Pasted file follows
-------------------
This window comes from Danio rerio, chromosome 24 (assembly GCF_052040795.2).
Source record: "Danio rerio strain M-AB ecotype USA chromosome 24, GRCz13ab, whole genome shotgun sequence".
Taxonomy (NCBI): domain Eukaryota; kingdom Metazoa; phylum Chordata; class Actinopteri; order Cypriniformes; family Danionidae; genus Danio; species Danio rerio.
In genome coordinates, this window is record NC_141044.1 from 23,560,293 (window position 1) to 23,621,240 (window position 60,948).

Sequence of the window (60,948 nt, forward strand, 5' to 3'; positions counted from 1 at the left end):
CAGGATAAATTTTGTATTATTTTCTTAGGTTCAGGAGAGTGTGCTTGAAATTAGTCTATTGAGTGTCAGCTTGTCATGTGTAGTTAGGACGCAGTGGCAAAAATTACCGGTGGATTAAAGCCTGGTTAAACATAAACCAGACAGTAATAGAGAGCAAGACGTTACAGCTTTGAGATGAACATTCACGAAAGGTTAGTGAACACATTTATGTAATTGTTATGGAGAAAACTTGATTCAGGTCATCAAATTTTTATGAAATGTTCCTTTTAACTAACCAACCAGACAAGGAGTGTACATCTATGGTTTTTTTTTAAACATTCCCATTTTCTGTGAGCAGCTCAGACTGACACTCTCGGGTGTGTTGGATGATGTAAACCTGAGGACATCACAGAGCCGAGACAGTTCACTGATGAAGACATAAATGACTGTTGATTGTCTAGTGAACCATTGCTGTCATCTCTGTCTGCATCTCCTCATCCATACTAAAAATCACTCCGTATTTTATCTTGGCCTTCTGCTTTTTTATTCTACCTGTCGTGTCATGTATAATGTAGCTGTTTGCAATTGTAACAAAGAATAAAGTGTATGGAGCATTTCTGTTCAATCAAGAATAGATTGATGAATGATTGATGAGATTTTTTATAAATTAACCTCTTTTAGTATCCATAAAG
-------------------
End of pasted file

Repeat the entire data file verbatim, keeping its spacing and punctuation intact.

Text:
This window comes from Danio rerio, chromosome 24 (assembly GCF_052040795.2).
Source record: "Danio rerio strain M-AB ecotype USA chromosome 24, GRCz13ab, whole genome shotgun sequence".
Taxonomy (NCBI): domain Eukaryota; kingdom Metazoa; phylum Chordata; class Actinopteri; order Cypriniformes; family Danionidae; genus Danio; species Danio rerio.
In genome coordinates, this window is record NC_141044.1 from 23,560,293 (window position 1) to 23,621,240 (window position 60,948).

Sequence of the window (60,948 nt, forward strand, 5' to 3'; positions counted from 1 at the left end):
CAGGATAAATTTTGTATTATTTTCTTAGGTTCAGGAGAGTGTGCTTGAAATTAGTCTATTGAGTGTCAGCTTGTCATGTGTAGTTAGGACGCAGTGGCAAAAATTACCGGTGGATTAAAGCCTGGTTAAACATAAACCAGACAGTAATAGAGAGCAAGACGTTACAGCTTTGAGATGAACATTCACGAAAGGTTAGTGAACACATTTATGTAATTGTTATGGAGAAAACTTGATTCAGGTCATCAAATTTTTATGAAATGTTCCTTTTAACTAACCAACCAGACAAGGAGTGTACATCTATGGTTTTTTTTTAAACATTCCCATTTTCTGTGAGCAGCTCAGACTGACACTCTCGGGTGTGTTGGATGATGTAAACCTGAGGACATCACAGAGCCGAGACAGTTCACTGATGAAGACATAAATGACTGTTGATTGTCTAGTGAACCATTGCTGTCATCTCTGTCTGCATCTCCTCATCCATACTAAAAATCACTCCGTATTTTATCTTGGCCTTCTGCTTTTTTATTCTACCTGTCGTGTCATGTATAATGTAGCTGTTTGCAATTGTAACAAAGAATAAAGTGTATGGAGCATTTCTGTTCAATCAAGAATAGATTGATGAATGATTGATGAGATTTTTTATAAATTAACCTCTTTTAGTATCCATAAAG